Hog futures supported by stronger cash and wholesale business
At the Chicago Mercantile Exchange, live cattle ended the day mixed watching cash trade develop. Feeder cattle closed higher on the day’s lower move in corn. February live cattle closed $.02 higher at $113.35 and April live cattle closed $.47 lower at $118.87. January feeder cattle closed $.90 higher at $135.30 and March feeder cattle closed $.72 higher at $137.52.
A moderate direct cash cattle trade took place on Wednesday. Deals in Kansas and Texas were at $110 live, steady to slightly lower than last week’s weighted averages. Northern live deals were at $109, about steady with last week’s weighted average basis in Nebraska. Asking prices were at $113 plus live in the South, while the North remained quiet. Look for more business to develop over the balance of the week. Today’s Fed Cattle Exchange had an offering of 1,547 head, with 567 head sold with a range of $110 to $112.
At the Imperial Livestock Auction in Nebraska, compared to last week steers were steady to $6 higher and heifers were steady to $5 higher. The USDA says demand was good with a good selection on offer. Receipts were down from the previous week, but up on the year. Feeder supply included 67 percent cattle and 76 percent of the offering was over 600 pounds. Medium and Large 1 feeder steers 700 to 744 pounds brought $140 to $144.50 and feeder steers 817 to 882 pounds brought $133.25 to $139. Medium and Large 1 feeder heifers 504 to 540 pounds brought $149 to $155 and feeder heifers 707 to 726 pounds brought $130 to $134.50.
Boxed beef closed higher on good demand for moderate offerings. Choice closed $1.42 higher at $218.91 and Select closed $.84 higher at $207.28. The Choice/Select spread is $11.63. Estimated cattle slaughter is 120,000 head – up 2,000 on the week and down 2,000 on the year.
Lean hog futures ended the day higher on short-covering, along with stronger cash and wholesale business. February lean hogs closed $1.95 higher at $68.42 and April lean hogs closed $1.65 higher at $73.07.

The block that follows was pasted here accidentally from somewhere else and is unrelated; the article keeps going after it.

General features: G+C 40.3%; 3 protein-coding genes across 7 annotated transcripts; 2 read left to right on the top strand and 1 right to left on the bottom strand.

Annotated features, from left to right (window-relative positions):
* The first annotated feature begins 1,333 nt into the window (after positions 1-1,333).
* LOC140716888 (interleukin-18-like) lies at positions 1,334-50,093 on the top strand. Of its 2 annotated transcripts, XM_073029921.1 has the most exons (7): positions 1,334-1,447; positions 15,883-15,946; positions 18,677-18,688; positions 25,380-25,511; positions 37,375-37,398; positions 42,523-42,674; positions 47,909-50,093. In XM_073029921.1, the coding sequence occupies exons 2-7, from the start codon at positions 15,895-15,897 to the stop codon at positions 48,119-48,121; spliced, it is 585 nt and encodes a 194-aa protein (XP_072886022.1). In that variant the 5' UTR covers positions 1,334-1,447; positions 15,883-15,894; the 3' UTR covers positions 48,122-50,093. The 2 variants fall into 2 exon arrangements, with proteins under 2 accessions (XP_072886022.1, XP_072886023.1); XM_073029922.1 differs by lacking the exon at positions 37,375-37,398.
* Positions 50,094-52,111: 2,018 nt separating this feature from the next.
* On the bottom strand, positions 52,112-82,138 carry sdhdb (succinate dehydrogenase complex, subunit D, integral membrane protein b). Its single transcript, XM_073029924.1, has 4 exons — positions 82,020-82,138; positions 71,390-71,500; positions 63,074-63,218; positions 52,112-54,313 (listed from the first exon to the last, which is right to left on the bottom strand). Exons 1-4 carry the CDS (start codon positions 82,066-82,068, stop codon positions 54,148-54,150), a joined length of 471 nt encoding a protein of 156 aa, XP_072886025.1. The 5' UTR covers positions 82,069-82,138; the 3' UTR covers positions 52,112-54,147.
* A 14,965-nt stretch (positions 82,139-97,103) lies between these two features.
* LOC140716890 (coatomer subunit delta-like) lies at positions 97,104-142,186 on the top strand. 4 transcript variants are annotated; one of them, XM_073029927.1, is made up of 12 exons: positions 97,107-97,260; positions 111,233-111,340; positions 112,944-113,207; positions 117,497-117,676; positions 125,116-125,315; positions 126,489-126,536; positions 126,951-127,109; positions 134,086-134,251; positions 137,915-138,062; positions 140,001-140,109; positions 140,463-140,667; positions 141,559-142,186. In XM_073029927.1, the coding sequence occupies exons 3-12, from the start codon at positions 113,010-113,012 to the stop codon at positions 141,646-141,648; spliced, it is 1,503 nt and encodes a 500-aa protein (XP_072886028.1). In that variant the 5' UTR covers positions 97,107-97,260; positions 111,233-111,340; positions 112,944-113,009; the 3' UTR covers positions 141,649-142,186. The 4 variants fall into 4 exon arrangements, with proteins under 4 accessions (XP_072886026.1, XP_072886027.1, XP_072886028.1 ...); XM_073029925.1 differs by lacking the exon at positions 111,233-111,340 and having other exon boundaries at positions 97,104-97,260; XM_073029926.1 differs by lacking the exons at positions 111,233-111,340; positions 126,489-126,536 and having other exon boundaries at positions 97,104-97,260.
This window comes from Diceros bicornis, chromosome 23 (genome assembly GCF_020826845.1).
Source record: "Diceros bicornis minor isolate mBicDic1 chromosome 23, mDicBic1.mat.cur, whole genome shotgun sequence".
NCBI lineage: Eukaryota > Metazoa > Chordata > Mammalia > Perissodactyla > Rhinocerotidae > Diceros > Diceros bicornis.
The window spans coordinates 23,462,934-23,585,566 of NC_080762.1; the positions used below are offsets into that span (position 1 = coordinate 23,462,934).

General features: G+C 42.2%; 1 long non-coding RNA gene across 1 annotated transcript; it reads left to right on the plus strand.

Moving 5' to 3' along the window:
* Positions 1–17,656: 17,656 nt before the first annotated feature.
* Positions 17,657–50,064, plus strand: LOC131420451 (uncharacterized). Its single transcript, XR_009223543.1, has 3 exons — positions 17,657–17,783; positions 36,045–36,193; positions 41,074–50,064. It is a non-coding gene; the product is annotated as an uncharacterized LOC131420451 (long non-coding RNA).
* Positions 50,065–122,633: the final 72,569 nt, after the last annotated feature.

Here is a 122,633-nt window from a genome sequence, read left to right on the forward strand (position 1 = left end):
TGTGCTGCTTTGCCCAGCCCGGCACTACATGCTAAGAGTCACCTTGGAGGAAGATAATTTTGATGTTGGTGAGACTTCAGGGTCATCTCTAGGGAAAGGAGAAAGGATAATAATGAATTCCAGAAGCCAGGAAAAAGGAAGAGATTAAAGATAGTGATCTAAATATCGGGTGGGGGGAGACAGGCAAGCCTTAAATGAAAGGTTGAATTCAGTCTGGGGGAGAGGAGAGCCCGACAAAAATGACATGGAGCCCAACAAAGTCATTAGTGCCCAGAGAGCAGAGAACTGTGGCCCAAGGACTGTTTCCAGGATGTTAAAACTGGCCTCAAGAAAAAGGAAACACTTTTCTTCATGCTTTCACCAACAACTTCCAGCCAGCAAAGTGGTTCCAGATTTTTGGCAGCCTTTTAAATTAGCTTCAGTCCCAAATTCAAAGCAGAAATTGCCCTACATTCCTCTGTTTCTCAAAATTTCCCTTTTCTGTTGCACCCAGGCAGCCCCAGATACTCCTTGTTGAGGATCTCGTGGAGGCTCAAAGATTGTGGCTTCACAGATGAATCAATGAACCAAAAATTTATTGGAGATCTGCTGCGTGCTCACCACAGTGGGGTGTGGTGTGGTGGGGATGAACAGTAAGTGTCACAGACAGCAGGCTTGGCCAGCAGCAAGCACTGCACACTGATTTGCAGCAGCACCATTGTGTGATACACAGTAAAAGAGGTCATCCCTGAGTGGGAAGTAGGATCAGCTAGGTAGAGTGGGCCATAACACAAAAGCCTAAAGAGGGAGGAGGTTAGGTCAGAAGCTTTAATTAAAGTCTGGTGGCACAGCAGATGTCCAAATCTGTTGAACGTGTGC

Cash hogs closed higher with a very large negotiated run. Packers bid up to move their desired numbers on Wednesday. The availability of market-ready hogs is more than ample and daily slaughter runs have been running at near-record levels every day. That’s helping to keep the supply chain moving, but it’s also adding more pork to an already saturated market. The industry continues to monitor supply and demand, as there has been uncertainty that current demand strength can continue to hold. Barrows and gilts at the National Daily Direct closed $.82 higher with a base range of $48 to $58.50 and a weighted average of $55.08; the Iowa/Minnesota closed $1.88 higher with a weighted average of $56.51; the Western Corn Belt closed $1.54 higher with a weighted average of $56.31. Prices at the Eastern Corn Belt was not reported due to confidentiality.
Butcher hog prices at the Midwest cash markets are steady at $40. At Illinois, slaughter sow prices were firm with good demand for heavy offerings at $32 to $44. Barrow and gilt prices were steady with good demand for moderate to heavy offerings at $30 to $38. Boars ranged from $15 to $20 and $5 to $10.
Pork values closed higher – up $1.60 at $79.02. Picnics, hams, and loins all closed sharply higher. Bellies and butts were sharply lower. Estimated hog slaughter is 498,000 head – even on the week and up 5,000 on the year.